In 2007, my wife, Nicole and I invited our family and some other local friends to help raise a bit of money for a new friend that we had just met from Liberia. He and his church had fallen on hard times. It was only two years after the brutal and long drawn-out Liberian civil war had ended, a war that ravaged the country, leaving it one of the poorest nations in the world with astronomically high unemployment rates. People in my friend’s church were literally starving. It was the first time in my life that I had actually gotten to know someone in such a horrific situation. It wasn’t a news story on TV anymore. It was real life. They were real people. And now I knew at least one of them. He had a wife and kids. A church and dreams. The more I listened to his story, the more I began to realize how similar we really were. But the longer we talked, the more his story started to do something to me. I couldn’t leave it alone. It wouldn’t leave me alone.
Oddly enough, we had met in Addis Ababa, Ethiopia while Nicole and I were there completing the adoption of our middle son, Judah. After receiving some training from an international NGO in Ethiopia, he returned to Liberia and I returned home to the U.S. We stayed in pretty close contact, and when I shared his story with our family and friends from the church I was pastoring at the time, we quickly banded together and raised some money to help out his struggling Liberian church.
Well, one little fund raising effort led to another and soon our new international friendship had turned into an energetic and naïve, yet young and blossoming non-profit ministry organization. One Body One Hope was born. On top of praying and dreaming, we filed all the necessary paperwork, wrote our bylaws, articulated our mission, and constituted a board. We gathered regularly and deepened our relationships. We read books and planned our first trips to Liberia. The next ten years sped by as schools got started, churches planted, farm land developed, orphan ministries launched, and most importantly, relationships developed. Somehow 5,684 miles just didn’t seem so far apart anymore.
In the earliest days of our ministry, what we lacked in experience we made up for in sheer energy. But we also knew we were green. We bumped our noses and skinned our knees. We attempted some things that didn’t always work, but we kept plodding along. International development was a new game for all of us and there was so much to learn. At the time, When Helping Hurts, Toxic Charity, and other books and articles in a similar vein were being published and popularized. We devoured as many of them as we could. The missional and international development worlds were waking up to the realities that all the aid that was being sent overseas (and to Africa in particular) wasn’t translating into long-term development, and we didn’t want to end up becoming one more cautionary tale.
The emerging statistics and stories were waking the wider development world up to important realities. However, I also started to notice an opposite and disturbing trend beginning to emerge. The corrective warning about handouts not always equating to hand-ups was countered with a pendulum swing in the other direction, causing some to grow fearful of helping at all. Many people started to ask me questions like, “Aren’t you afraid of developing a culture of dependence?” Or simply put, “How do you know if you’re even helping at all?”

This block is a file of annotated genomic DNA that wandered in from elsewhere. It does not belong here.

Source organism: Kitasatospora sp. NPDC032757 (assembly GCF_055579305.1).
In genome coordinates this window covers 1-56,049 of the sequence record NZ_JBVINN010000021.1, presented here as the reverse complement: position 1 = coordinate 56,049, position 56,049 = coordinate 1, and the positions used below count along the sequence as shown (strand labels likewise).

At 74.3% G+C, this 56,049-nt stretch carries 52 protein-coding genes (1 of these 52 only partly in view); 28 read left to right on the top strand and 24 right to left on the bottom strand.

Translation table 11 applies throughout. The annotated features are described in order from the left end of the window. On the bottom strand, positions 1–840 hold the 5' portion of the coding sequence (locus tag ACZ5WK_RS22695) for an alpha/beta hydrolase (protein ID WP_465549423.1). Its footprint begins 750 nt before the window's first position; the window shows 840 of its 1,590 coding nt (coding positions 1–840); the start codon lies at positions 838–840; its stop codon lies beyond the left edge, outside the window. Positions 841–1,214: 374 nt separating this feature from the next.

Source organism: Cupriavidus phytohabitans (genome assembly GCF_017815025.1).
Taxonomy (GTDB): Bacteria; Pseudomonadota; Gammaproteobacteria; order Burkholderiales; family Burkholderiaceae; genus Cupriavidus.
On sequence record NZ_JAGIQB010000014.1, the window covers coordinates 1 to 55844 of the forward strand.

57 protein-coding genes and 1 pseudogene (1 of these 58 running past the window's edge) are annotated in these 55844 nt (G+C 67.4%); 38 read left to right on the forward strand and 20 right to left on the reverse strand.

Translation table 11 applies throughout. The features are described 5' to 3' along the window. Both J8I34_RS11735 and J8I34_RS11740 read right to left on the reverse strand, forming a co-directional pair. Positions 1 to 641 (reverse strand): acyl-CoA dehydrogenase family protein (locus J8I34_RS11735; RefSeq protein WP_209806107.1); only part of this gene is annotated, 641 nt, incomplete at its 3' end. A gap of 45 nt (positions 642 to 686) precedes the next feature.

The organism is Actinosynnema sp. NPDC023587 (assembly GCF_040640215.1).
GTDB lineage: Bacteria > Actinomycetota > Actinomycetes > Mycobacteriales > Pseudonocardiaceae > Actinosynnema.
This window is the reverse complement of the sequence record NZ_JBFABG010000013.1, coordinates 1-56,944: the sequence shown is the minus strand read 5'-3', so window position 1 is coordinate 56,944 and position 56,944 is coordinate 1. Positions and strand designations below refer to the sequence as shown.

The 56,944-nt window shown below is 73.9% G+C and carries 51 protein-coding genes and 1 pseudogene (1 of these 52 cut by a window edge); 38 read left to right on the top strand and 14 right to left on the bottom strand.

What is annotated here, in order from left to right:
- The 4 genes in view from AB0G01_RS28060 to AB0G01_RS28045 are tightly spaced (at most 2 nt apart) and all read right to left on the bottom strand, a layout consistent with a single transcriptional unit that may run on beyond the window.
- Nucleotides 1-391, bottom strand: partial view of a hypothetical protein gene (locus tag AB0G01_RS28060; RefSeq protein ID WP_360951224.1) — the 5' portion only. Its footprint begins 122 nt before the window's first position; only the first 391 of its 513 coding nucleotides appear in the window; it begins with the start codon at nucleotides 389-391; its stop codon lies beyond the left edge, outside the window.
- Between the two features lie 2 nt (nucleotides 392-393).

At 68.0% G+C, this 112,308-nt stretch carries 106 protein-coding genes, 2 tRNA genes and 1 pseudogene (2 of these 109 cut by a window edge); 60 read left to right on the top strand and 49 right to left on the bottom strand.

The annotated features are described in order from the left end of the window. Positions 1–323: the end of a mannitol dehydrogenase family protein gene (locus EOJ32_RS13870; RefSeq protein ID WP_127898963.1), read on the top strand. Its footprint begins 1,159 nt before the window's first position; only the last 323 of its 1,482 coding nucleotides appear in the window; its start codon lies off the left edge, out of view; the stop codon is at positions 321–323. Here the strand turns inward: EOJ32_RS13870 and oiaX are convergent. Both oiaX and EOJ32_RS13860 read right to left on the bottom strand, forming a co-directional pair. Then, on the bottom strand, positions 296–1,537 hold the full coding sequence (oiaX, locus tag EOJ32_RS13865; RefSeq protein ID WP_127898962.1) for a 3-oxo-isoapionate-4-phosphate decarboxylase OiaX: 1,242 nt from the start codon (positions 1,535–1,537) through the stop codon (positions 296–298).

While I can appreciate the increased awareness of and sensitivity to doing more harm than good, I also know that sometimes the pendulum gets pulled too far in attempt to bring it back to center. This is a classic case in point. When we become so afraid of doing the wrong thing that we fail to even try to do the right thing, something is askew. After thinking about this topic for ten years now, I’ve developed a clear and guiding personal mantra: I’m always going to err on the side of action. Here’s why . . .
- Real relationships are always messy – I didn’t get involved in ministry and international development because I love projects; I got involved because I love people. And people the world over are messy. Sure, we’ll squabble. We’ll cry. We’ll try. We’ll fail. But I’ll always get back up and I’ll always keep trying because failing is fine if you’re learning to fail forward.
- My neighbor as myself – If I would take a chance and risk in order to create an opportunity in life for my own family, then I can’t ever confess with conviction that I’ve even attempted to love my neighbor as myself unless I’m willing to risk the same way for my neighbor, even one 5,684 miles away.
- A “paralysis of analysis” is real – It is possible to be so afraid of making mistakes that we never actually try. Think about it. I (and I would argue, my friends on the other side of the world too) would rather that I tried and failed to help than that I never tried at all.
- Hierarchies of needs matter – Jesus describes what righteousness looks like by laying out that “whatever you did for one of the least of these brothers and sisters of mine, you did for me” (Matthew 25:40). When there are people in the world who are truly disadvantaged, displaced, homeless, helpless, and hungry, let’s be as wise as we can in helping our fellow image-bearers; but let’s first and foremost help.
May we all be willing to risk, quick to help, and even faster to love, our neighbors as ourselves.
Blessings on your work as you try to help the homeless, the hopeless, and the hungry. We must also pray that the work is received in the spirit it is given. Blessings from the Lord who demands we do this work.